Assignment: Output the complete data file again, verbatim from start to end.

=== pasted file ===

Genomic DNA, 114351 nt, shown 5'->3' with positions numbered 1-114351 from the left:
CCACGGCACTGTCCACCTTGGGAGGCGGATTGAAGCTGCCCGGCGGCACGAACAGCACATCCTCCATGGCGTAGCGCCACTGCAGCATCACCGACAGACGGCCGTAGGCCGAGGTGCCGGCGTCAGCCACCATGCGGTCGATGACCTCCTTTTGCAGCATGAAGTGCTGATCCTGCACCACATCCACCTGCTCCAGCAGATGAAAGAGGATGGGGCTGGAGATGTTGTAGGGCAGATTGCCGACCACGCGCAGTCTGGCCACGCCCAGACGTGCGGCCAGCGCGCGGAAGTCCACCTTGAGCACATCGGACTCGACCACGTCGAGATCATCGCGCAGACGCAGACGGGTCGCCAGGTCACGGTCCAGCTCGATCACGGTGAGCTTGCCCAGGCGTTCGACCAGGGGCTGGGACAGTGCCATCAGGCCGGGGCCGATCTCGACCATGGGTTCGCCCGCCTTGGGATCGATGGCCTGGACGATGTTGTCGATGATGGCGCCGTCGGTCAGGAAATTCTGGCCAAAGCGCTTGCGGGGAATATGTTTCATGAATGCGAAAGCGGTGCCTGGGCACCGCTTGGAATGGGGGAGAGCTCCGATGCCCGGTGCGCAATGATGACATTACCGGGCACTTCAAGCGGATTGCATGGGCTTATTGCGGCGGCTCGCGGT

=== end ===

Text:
Genomic DNA, 114351 nt, shown 5'->3' with positions numbered 1-114351 from the left:
CCACGGCACTGTCCACCTTGGGAGGCGGATTGAAGCTGCCCGGCGGCACGAACAGCACATCCTCCATGGCGTAGCGCCACTGCAGCATCACCGACAGACGGCCGTAGGCCGAGGTGCCGGCGTCAGCCACCATGCGGTCGATGACCTCCTTTTGCAGCATGAAGTGCTGATCCTGCACCACATCCACCTGCTCCAGCAGATGAAAGAGGATGGGGCTGGAGATGTTGTAGGGCAGATTGCCGACCACGCGCAGTCTGGCCACGCCCAGACGTGCGGCCAGCGCGCGGAAGTCCACCTTGAGCACATCGGACTCGACCACGTCGAGATCATCGCGCAGACGCAGACGGGTCGCCAGGTCACGGTCCAGCTCGATCACGGTGAGCTTGCCCAGGCGTTCGACCAGGGGCTGGGACAGTGCCATCAGGCCGGGGCCGATCTCGACCATGGGTTCGCCCGCCTTGGGATCGATGGCCTGGACGATGTTGTCGATGATGGCGCCGTCGGTCAGGAAATTCTGGCCAAAGCGCTTGCGGGGAATATGTTTCATGAATGCGAAAGCGGTGCCTGGGCACCGCTTGGAATGGGGGAGAGCTCCGATGCCCGGTGCGCAATGATGACATTACCGGGCACTTCAAGCGGATTGCATGGGCTTATTGCGGCGGCTCGCGGT